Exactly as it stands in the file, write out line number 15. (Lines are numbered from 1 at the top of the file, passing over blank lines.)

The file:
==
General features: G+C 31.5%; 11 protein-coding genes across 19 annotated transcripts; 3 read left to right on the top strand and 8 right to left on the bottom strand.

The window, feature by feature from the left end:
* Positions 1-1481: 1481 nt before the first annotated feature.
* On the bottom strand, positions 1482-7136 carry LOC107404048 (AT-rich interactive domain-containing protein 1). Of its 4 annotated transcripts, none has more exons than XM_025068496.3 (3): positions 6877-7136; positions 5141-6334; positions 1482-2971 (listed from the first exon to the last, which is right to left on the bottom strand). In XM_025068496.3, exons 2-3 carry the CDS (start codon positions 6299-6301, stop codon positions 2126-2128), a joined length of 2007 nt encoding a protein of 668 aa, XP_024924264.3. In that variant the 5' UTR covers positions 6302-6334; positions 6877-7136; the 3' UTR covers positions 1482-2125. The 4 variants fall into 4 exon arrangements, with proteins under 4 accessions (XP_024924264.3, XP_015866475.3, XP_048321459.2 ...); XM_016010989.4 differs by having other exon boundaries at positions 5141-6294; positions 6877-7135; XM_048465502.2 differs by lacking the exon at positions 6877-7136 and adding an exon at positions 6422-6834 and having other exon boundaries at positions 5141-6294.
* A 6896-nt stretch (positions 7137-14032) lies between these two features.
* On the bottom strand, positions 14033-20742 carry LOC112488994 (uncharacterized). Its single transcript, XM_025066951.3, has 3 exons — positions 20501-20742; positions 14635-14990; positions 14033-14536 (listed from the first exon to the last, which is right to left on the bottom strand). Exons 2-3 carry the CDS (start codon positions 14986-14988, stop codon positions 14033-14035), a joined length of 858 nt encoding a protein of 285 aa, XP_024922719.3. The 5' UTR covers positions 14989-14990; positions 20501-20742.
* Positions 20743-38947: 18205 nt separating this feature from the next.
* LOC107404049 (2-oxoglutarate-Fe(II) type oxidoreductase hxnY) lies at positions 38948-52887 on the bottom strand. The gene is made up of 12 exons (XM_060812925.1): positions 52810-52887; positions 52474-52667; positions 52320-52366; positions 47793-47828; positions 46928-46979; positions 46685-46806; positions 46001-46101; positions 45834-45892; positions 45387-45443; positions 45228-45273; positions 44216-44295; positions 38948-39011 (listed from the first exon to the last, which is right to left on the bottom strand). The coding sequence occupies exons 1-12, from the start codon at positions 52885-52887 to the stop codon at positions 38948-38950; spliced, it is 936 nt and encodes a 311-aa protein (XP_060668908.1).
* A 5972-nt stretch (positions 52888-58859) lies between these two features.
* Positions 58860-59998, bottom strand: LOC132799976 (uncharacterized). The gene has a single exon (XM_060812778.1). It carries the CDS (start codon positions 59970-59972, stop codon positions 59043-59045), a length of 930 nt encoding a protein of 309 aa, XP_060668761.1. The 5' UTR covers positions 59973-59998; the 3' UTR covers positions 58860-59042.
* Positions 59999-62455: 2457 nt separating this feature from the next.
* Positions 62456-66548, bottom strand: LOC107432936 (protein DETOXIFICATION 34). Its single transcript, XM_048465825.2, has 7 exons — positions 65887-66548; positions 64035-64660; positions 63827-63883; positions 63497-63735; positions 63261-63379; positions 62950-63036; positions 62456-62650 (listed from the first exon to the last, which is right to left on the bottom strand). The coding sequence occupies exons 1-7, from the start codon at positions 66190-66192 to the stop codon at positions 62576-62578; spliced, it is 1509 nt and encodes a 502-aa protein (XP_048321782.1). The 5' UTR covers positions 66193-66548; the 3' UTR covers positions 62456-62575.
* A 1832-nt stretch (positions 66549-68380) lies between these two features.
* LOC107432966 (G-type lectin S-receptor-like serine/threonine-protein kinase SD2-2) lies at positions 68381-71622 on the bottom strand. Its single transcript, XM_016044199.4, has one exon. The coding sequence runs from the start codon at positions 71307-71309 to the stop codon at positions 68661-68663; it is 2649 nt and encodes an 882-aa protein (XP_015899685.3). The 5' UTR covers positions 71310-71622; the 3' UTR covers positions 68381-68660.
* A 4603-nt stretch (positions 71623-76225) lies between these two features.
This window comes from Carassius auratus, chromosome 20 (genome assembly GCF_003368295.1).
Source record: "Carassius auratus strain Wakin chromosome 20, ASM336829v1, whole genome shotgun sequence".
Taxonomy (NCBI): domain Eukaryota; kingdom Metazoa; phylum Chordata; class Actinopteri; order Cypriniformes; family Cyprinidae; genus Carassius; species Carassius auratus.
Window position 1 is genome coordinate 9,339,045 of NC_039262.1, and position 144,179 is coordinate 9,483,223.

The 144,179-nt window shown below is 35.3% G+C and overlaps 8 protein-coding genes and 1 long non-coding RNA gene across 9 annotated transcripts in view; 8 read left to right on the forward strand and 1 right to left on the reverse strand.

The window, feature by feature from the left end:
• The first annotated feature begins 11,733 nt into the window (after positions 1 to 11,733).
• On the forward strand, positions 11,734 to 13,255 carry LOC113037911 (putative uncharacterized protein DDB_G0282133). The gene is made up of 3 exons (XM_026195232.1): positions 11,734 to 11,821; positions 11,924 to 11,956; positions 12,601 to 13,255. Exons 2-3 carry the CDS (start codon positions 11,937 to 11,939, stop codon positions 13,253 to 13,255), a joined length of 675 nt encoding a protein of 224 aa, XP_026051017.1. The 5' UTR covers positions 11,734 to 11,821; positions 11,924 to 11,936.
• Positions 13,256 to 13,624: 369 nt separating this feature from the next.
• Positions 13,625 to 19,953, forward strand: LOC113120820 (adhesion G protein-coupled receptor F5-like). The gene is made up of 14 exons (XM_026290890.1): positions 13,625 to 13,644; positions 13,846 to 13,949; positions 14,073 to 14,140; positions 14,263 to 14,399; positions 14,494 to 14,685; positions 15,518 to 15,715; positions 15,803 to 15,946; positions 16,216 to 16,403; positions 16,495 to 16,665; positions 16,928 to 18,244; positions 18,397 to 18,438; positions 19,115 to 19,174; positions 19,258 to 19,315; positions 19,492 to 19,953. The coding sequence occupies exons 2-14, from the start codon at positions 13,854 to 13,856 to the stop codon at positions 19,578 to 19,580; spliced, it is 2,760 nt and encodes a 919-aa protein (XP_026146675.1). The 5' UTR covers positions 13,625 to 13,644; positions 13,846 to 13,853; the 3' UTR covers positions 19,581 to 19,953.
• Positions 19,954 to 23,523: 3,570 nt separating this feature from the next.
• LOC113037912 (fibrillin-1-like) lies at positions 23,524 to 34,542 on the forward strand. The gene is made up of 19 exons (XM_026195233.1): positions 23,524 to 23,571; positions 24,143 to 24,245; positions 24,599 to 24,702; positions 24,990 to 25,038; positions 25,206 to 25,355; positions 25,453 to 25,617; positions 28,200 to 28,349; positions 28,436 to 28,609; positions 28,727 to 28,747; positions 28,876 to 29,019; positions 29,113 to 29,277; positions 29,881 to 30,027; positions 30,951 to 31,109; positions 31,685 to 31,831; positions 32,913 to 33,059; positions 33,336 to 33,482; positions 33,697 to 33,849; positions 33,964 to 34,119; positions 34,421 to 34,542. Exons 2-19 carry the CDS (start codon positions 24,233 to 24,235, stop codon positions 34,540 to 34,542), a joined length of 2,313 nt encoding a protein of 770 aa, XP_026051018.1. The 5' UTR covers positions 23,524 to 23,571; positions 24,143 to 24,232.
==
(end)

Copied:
* A 4603-nt stretch (positions 71623-76225) lies between these two features.